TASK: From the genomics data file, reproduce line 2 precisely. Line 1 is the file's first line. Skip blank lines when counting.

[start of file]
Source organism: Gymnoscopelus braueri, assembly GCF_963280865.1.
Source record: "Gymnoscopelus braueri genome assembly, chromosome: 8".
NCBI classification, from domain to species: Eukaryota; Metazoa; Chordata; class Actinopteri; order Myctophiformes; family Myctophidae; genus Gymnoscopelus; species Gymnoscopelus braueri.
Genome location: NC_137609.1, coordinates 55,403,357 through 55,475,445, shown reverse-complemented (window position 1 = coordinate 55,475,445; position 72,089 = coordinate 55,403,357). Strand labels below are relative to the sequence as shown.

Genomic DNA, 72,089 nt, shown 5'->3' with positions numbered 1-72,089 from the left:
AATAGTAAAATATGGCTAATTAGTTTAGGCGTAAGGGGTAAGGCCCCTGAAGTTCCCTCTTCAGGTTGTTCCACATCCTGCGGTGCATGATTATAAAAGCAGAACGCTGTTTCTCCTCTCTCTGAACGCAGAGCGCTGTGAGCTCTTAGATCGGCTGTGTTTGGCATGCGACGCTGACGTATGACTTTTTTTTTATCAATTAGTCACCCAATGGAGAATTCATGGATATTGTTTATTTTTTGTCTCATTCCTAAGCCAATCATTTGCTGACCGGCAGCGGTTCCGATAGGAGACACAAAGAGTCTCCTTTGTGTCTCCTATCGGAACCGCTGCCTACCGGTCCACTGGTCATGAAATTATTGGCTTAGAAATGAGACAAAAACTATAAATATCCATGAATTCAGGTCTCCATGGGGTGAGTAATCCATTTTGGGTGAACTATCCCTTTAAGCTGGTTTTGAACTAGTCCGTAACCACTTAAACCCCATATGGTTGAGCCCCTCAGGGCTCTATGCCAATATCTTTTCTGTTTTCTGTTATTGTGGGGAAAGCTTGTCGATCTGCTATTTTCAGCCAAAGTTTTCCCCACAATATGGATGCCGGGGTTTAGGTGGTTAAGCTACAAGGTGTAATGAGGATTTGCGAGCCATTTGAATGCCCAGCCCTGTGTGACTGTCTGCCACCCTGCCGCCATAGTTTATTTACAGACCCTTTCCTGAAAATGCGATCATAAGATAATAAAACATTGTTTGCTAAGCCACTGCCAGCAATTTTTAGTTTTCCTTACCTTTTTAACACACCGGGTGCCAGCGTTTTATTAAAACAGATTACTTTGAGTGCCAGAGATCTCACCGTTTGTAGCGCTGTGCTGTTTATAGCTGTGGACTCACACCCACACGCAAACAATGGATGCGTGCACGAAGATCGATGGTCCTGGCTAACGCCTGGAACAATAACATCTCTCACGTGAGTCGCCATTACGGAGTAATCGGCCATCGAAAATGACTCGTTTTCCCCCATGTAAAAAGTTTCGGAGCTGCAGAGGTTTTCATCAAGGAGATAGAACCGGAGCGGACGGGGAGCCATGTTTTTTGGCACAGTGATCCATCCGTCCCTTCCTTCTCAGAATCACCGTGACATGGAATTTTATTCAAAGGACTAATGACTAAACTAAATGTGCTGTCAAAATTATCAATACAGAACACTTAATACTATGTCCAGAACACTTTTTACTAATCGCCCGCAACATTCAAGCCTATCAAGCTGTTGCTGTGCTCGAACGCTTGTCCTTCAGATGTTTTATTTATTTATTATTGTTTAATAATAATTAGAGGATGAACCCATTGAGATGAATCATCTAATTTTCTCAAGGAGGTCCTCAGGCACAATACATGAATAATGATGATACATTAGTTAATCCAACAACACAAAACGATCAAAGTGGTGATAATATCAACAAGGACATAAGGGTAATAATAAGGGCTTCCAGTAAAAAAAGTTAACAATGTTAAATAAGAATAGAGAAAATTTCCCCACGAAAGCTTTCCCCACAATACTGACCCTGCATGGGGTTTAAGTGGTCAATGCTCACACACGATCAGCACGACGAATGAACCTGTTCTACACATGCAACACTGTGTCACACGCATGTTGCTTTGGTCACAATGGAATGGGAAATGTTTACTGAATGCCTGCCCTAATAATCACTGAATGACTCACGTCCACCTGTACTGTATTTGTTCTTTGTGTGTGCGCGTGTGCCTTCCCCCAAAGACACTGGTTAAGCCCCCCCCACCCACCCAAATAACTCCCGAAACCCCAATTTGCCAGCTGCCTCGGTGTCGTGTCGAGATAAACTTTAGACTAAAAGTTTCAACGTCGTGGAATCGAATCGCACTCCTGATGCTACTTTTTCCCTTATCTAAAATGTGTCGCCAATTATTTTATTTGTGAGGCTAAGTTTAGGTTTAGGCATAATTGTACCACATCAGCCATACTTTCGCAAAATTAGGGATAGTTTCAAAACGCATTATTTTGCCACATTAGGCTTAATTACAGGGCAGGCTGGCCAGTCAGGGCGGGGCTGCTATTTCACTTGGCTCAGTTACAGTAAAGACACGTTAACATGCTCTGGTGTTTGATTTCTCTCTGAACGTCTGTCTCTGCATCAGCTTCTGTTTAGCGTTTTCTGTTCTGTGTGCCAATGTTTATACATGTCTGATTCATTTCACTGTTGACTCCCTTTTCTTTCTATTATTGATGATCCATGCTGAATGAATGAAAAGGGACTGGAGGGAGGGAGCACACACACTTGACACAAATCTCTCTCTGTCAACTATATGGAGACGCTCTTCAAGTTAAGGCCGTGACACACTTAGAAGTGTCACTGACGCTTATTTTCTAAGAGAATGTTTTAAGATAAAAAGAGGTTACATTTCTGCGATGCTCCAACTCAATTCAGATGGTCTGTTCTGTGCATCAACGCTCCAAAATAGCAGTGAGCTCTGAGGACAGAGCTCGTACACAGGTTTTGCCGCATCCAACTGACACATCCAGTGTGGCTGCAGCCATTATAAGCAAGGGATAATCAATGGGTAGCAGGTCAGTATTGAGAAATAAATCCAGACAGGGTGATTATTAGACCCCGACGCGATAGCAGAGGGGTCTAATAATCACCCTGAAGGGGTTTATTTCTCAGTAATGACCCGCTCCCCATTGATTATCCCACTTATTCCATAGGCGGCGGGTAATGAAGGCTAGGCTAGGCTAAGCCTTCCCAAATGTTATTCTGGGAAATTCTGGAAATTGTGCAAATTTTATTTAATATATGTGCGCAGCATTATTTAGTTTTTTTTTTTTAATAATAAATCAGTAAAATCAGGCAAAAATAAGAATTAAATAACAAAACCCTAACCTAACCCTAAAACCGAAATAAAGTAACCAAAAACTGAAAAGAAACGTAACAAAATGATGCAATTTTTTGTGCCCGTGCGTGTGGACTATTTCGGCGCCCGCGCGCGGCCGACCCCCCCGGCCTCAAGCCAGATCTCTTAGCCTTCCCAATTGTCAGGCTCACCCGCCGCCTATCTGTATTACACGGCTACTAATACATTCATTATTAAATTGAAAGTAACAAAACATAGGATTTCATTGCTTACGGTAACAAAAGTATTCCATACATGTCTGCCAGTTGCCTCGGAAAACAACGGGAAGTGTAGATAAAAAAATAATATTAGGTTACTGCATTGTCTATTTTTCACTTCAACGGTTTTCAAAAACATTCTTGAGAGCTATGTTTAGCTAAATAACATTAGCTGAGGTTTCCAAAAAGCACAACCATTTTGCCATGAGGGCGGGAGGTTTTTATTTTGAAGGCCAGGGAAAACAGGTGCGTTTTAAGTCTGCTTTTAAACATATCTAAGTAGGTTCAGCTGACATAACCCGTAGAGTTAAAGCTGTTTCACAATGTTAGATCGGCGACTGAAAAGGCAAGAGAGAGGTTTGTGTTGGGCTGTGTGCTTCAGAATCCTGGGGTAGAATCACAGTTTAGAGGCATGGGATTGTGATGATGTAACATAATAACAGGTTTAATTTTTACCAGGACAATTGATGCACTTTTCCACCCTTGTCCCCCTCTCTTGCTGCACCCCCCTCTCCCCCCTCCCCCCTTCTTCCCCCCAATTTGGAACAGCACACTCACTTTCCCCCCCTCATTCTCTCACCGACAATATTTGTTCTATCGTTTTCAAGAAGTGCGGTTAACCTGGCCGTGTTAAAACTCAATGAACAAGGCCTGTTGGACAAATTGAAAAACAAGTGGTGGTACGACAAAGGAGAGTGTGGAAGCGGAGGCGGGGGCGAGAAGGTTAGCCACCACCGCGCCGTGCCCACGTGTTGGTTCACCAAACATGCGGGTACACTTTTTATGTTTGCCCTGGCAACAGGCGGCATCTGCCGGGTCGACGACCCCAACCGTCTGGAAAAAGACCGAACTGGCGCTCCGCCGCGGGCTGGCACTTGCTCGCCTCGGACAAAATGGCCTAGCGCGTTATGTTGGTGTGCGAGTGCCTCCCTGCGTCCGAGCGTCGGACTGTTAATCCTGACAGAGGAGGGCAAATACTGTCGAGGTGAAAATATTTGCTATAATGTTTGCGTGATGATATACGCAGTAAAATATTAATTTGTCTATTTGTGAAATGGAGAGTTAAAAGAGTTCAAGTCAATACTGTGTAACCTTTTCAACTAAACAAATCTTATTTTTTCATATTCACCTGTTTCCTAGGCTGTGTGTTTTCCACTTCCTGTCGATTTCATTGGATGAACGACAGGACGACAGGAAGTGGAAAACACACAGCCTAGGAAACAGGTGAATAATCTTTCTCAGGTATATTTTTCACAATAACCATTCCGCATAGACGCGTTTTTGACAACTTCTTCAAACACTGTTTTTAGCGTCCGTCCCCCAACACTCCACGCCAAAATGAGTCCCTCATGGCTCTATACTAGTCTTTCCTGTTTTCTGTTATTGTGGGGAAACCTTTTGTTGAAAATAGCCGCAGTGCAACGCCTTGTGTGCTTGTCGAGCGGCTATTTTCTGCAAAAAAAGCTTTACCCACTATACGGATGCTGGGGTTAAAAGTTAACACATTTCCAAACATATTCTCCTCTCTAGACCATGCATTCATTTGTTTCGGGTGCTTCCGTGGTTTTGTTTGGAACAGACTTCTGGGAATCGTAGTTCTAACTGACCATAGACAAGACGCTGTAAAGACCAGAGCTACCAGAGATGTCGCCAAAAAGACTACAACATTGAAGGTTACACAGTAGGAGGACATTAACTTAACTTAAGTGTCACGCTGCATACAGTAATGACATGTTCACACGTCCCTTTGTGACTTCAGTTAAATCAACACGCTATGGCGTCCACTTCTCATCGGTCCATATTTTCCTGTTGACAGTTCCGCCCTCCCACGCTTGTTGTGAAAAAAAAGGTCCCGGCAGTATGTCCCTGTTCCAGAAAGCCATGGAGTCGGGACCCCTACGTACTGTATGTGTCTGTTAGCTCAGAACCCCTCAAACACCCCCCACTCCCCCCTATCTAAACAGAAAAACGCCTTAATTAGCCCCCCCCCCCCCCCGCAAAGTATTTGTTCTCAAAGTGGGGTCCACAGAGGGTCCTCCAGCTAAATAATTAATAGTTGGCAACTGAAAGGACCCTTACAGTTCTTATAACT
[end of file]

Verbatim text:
Source record: "Gymnoscopelus braueri genome assembly, chromosome: 8".